Feijoada, Brazil's national dish.
The Brazilian feijoada that I made my own version of (feijoada brasileira) is typically prepared with black beans (also white, pinto and red beans), a variety of salted pork or beef products, such as pork trimmings (ears, tail, feet), bacon, smoked pork ribs, and at least two types of smoked sausage and jerked beef (loin and tongue).
This stew is traditionally prepared over low fire in a thick clay pot. The final dish has the beans and meat pieces barely covered by a dark purplish-brown broth. The taste is strong, moderately salty but not spicy, dominated by the flavors of black bean and meat stew.
As dictated in my notes, I streamlined the tradition to facilitate what was readily available in a typical North American supermarket. I will revisit this dish at a later date and make it Old-School style!
In a large Dutch oven or stockpot, heat the olive oil over medium-high heat and brown the seasoned pork shoulder until caramelized on each side. Remove the pork and set aside. Repeat with seasoned beef. In the same pan, add the bacon and cook until slightly crispy. Add the onions, garlic, cilantro, tomatoes and pepper to taste, stir to combine, and cook the onions until soft and translucent, about 5 minutes. Add the garlic and cook for another minute. Add the cured and the smoked sausages and cook until the smoked is no longer pink, stirring in the orange juice a little at a time to deglaze the pot.
Return the beef stew meat to the pot along with the pork shoulder. Add the black beans to the pot. Add the bay leaves, black pepper, salt, beef bouillon cubes, chili powder, and red wine vinegar. Cover the contents of the pot with water until the meat is just barely covered (about 2 quarts). Bring it to a boil, reduce the heat to low, cover and let cook for 2 hours, or until the beans are soft. About 1 1/2 hours into the cooking time, if using whole pork shoulder, remove it, shred it, and return it to the pot.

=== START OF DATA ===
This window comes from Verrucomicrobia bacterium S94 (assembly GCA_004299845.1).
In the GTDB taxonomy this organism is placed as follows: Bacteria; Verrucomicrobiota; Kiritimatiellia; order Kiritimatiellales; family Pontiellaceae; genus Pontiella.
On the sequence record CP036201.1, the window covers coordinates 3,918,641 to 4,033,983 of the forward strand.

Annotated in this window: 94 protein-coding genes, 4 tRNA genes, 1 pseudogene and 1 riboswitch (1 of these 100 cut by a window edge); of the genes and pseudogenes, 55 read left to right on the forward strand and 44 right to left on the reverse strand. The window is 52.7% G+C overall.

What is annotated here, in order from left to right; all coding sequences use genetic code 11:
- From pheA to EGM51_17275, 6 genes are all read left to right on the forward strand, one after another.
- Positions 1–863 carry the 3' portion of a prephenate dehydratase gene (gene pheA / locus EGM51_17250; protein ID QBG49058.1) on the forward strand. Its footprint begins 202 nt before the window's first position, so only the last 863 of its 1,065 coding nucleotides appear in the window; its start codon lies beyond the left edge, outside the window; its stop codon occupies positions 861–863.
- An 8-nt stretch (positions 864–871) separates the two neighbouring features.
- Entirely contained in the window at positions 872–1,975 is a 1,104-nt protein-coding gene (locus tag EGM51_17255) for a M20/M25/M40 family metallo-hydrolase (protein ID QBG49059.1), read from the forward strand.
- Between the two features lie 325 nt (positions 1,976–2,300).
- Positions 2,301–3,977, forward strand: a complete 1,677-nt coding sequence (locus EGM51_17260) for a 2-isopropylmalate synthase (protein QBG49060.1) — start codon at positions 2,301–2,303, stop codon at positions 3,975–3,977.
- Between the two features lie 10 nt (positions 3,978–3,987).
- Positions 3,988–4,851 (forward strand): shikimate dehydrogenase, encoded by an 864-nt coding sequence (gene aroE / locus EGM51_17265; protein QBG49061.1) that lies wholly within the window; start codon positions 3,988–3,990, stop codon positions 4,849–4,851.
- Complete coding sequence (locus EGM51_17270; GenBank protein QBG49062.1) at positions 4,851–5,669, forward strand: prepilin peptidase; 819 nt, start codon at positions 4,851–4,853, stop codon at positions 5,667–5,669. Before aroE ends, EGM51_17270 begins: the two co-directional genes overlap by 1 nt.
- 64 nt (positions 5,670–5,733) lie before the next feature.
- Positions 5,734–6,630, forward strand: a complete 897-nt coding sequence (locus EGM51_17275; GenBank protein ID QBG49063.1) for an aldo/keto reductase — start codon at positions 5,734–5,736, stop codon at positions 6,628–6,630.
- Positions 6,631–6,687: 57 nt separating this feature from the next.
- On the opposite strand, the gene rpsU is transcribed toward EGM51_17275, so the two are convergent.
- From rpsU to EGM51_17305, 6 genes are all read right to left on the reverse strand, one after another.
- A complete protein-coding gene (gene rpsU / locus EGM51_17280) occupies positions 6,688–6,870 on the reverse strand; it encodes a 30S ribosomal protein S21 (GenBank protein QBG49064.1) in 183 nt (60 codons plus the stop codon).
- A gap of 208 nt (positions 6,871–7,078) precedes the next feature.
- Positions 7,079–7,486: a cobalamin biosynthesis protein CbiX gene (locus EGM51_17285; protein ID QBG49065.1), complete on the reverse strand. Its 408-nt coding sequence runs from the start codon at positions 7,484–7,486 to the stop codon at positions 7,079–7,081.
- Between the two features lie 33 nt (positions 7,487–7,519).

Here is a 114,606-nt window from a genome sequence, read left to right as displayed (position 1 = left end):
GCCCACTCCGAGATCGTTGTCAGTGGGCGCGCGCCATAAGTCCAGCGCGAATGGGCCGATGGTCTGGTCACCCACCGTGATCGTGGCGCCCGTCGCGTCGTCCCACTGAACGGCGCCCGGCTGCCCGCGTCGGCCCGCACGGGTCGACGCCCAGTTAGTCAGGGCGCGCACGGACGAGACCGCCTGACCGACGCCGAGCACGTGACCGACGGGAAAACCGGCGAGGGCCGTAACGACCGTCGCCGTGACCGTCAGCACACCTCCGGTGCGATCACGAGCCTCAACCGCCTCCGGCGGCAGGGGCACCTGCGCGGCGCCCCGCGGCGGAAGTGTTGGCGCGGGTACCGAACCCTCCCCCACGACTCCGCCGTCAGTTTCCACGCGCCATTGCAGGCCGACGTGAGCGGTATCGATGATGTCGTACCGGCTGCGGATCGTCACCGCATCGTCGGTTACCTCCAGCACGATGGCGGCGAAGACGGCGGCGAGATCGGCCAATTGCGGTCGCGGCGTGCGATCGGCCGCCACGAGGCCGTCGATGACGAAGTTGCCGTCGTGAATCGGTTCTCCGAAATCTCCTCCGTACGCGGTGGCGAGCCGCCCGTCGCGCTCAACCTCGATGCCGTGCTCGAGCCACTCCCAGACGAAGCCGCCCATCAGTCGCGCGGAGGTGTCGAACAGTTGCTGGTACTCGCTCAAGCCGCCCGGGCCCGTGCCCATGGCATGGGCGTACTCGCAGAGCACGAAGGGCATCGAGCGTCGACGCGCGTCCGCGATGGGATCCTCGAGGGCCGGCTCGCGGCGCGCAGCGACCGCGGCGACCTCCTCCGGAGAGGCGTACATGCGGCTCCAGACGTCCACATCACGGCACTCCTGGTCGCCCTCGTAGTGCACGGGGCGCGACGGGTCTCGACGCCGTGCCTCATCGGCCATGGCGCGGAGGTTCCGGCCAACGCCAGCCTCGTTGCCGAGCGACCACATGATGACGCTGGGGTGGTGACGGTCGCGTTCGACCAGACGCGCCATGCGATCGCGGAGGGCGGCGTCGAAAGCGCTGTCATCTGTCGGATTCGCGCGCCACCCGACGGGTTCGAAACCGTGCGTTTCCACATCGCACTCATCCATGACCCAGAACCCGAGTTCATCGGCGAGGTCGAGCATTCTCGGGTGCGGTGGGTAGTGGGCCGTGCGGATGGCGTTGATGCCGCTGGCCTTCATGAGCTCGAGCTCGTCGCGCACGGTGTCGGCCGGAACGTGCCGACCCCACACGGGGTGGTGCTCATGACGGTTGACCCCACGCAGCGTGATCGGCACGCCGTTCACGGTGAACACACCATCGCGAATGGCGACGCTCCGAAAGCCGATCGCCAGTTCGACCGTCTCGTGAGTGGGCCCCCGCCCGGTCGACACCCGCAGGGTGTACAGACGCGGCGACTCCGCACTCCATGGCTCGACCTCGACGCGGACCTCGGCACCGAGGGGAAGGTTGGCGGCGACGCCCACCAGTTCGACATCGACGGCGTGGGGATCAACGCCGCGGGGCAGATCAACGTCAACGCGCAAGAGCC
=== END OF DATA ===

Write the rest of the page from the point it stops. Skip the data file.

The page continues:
If the feijoada is too liquidy, uncover the pot and continue to cook for another 20 minutes or so to allow some of the liquid to evaporate. Add more salt to taste, if needed. Add some hot sauce, like Tabasco, according heat preference. Discard the bay leaves.
Serve with rice and orange slices.
As you can see, mine turned out rather red because I used Spanish smoked & cured chorizo, which is strongly flavored with pimenton (Spanish paprika). Because there are so many recipes representing the many regional ways to prepare this (Some Brazillians would NEVER add cilantro or tomatoes for example, while some use a bean type that I'd never even heard of--The Turtle Bean!), I took some liberties in my selection of meats...so I used what I had readily available. Have fun with this recipe and make it your own, too!
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|Serving Size: 1 Serving (287g)|
|Recipe Makes: 8 Servings|
|Calories from Fat: 268 (57%)|
|Amt Per Serving||% DV|
|Total Fat 29.8g||40 %|
|Saturated Fat 10.4g||52 %|
|Monounsaturated Fat 13g|
|Polyunsanturated Fat 2.8g|
|Cholesterol 95.1mg||29 %|
|Sodium 892.8mg||31 %|
|Potassium 793.2mg||21 %|
|Total Carbohydrate 19.9g||6 %|
|Dietary Fiber 5.9g||24 %|
|Sugars, other 14g|
|Protein 29.7g||42 %|
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Calories per serving: 470
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